Ray Stark, the celebrated Hollywood producer who opened the world for Barbra Streisand in Funny Girl (1968), and was a recipient of the distinguished Irving G. Thalberg Award from the Academy of Arts and Sciences for his services to the movie industry, died of natural causes on January 17th in Los Angeles. He was 88. Born on October 3, 1915 in New York City, Stark was educated at Rutgers University and New York University Law School. After graduation, he started his entertainment career selling radio scripts before he became a literary agent for such notable writers as Ben Hecht, Thomas P. Costain, and Raymond Chandler. After serving in the Navy during World War II, Stark - who had show-business connections through his mother-in-law, Broadway legend Fanny Brice - eventually became a top Hollywood agent at Famous Artists, where he represented such stars as Marilyn Monroe, William Holden, Kirk Douglas, and Lana Turner. By 1957, Stark was hungry to develop more of a taste in the film business, so he formed a partnership with fellow producer Elliott Hyman to create the independent movie firm, Seven Arts Productions. Stark's first film production credit was the popular drama The World of Suzie Wong (1960) starring William Holden and Nancy Kwan; and he followed that up with an adaptation of Tennessee Williams' superb Night of the Iguana (1964) with Richard Burton, Deborah Kerr and Ava Gardner. Around this time, Stark had the ambition to produce a musical based on the life of his late mother-in-law, and produced his first Broadway musical - Funny Girl. The musical opened on March 24, 1964 and made Barbra Streisand the toast of the Great White Way. Eventually, Stark would make the film adaptation four years later, and Streisand would win the Academy Award for Best Actress. Stark would also arrange a contract with Streisand to do three more movies for him within the next 10 years that still prove to be the most interesting of her career: the hilarious sex farce The Owl and the Pussycat (1970) with George Segal; the romantic drama The Way We Were (1973) with Robert Redford; and the sequel to her film debut Funny Lady (1975) co-starring Omar Sharif. Stark also delivered another Broadway luminary to the movie going masses when he brought a string of well-acted, Neil Simon comedies to the silver screen, most notably: The Goodbye Girl (1977) with Marsha Mason and Richard Dreyfuss (Oscar winner, Best Actor); The Sunshine Boys (1975) with Walter Matthau and George Burns (Oscar winner, Best Supporting Actor); California Suite (1978) with Alan Alda, Michael Caine, and Dame Maggie Smith (Oscar winner, Best Supporting Actress); the nostalgic Brighton Beach Memoirs (1986) with Blythe Danner; and Biloxi Blues (1988) with Matthew Broderick. He also produced Steel Magnolias (1989), with an ensemble cast that introduced audiences to a radiantly young Julia Roberts. In television, Stark won an Emmy award for the HBO's telefilm Barbarians at the Gate (1993). His last credit as a producer (at age 84) was the Harrison Ford picture Random Hearts (1999). Although he never won an Academy Award, Stark earned the most prestigious Irving G. Thalberg Award in 1980 and the David O. Selznick Lifetime Achievement Award from the Producers Guild of America in 1999. He is survived by his daughter, Wendy, and granddaughter, Allison. by Michael T. Toole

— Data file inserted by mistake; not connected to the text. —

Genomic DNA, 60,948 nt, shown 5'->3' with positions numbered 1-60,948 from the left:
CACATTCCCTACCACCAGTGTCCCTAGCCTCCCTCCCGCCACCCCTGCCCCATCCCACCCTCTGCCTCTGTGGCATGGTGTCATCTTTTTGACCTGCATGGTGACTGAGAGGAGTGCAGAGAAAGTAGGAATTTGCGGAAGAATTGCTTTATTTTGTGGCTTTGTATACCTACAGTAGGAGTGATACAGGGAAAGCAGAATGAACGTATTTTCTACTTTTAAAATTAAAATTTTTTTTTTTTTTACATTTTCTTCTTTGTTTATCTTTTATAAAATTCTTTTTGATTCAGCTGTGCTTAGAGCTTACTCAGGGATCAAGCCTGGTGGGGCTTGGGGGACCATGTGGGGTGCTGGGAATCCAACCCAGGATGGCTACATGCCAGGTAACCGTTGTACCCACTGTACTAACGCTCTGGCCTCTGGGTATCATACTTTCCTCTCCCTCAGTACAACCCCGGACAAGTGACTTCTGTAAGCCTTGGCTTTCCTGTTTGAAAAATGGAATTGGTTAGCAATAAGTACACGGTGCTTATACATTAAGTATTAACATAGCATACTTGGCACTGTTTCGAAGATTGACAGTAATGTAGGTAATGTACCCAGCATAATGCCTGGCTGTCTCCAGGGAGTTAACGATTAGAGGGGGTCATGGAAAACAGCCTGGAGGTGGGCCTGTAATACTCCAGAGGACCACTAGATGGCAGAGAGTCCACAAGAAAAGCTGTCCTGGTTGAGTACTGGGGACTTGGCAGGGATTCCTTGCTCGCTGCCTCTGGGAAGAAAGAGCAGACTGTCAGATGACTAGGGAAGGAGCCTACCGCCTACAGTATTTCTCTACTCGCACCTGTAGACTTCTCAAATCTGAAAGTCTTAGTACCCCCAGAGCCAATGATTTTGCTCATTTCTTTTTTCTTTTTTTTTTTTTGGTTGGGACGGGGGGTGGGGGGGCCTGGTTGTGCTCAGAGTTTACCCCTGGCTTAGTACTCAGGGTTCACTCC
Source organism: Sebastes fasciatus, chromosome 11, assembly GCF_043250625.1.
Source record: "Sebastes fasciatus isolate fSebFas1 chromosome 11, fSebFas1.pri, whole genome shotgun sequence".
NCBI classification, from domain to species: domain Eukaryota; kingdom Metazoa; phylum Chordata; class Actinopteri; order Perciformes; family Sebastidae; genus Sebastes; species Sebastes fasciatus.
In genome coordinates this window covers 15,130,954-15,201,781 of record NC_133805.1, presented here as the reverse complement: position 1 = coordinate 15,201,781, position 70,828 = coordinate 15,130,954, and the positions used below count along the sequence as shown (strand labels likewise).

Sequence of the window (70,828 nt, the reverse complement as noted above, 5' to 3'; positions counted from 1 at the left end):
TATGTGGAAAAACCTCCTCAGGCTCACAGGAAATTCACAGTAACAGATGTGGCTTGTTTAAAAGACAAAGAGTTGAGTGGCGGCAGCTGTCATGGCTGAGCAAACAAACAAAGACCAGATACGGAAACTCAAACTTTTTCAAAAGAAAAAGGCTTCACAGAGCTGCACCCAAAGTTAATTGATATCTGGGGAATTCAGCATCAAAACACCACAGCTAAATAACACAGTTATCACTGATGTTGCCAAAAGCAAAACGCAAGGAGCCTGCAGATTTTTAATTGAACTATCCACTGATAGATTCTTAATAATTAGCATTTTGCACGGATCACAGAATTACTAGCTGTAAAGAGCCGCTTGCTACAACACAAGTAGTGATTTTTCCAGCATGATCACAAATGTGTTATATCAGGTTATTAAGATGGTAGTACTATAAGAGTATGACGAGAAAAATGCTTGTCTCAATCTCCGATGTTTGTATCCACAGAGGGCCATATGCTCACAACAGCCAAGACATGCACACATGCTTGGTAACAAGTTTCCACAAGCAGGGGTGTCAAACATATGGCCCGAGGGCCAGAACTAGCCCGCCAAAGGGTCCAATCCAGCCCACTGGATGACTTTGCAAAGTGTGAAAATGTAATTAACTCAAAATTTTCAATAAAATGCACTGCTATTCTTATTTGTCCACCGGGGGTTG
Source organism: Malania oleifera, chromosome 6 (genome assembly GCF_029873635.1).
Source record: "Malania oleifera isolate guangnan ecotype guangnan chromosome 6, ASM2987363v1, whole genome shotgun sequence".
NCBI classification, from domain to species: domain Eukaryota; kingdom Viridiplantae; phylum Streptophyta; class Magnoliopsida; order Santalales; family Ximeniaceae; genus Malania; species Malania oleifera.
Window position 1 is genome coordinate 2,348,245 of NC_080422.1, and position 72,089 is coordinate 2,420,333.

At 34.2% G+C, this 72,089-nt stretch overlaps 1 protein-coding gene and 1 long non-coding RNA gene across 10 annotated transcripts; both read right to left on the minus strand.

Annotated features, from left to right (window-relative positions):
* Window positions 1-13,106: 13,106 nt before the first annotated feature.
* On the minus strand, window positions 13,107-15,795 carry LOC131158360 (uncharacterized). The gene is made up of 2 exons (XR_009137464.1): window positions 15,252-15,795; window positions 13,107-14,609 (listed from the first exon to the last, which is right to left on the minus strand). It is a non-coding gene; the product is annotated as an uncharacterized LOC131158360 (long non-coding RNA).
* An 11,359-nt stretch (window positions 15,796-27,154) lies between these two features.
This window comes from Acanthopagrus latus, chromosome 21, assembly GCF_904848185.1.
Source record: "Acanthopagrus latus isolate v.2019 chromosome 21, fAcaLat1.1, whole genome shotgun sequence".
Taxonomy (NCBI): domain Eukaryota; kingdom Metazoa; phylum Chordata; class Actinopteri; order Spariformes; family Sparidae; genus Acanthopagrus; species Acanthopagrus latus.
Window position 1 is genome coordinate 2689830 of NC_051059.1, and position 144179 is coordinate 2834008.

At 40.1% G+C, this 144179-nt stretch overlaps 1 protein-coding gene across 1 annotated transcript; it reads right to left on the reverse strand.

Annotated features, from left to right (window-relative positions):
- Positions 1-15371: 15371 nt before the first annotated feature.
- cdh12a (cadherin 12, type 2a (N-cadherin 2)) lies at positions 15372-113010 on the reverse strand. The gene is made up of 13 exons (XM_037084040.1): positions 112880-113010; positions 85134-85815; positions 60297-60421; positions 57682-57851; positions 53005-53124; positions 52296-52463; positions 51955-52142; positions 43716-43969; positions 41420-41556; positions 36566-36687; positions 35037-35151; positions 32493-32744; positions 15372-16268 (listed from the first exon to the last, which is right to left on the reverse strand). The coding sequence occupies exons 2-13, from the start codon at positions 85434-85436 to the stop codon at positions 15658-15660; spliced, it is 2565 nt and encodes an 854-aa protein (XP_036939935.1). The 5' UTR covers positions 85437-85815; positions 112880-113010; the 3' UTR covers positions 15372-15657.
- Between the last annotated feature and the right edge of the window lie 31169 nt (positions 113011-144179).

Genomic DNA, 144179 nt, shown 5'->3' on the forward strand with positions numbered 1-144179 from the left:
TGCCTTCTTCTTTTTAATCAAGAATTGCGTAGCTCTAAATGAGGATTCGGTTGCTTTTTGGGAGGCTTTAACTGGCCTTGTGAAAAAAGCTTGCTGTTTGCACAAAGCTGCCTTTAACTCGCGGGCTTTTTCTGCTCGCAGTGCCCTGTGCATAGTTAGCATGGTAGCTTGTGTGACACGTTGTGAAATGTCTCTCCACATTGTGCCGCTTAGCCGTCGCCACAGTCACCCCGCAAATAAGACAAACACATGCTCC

Quotes

Lousy Japs, they lost the war, now they send us their junk!
- Willy Clark
Oh, you a funny man, Al, a pain in the ass but a funny man.
- Willy Clark
You know what your trouble is, Willy? You always took the jokes too seriously. It was just jokes. We did comedy on the stage for 43 years. I don't think you enjoyed it once.
- Al Lewis
If I was there to enjoy it, I would buy a ticket.
- Willy Clark

Trivia

Jack Benny was signed for the role eventually taken by 'Burns, George (I)' . Ill health forced him to back out of the project.

Miscellaneous Notes

Winner of the 1975 Acadamy Award for Best Actor in a Supporting Role (George Burns). Also nominated for Best Actor (Walter Matthau), Best Writing-Screenplay Adapted from other material, and Best Art Direction.

Released in United States November 1975

Released in United States Winter December 16, 1975

Released in USA on video.

Walter Matthau was cast as Willy Clark after Jack Benny's death.

Released in United States November 1975

Released in United States Winter December 16, 1975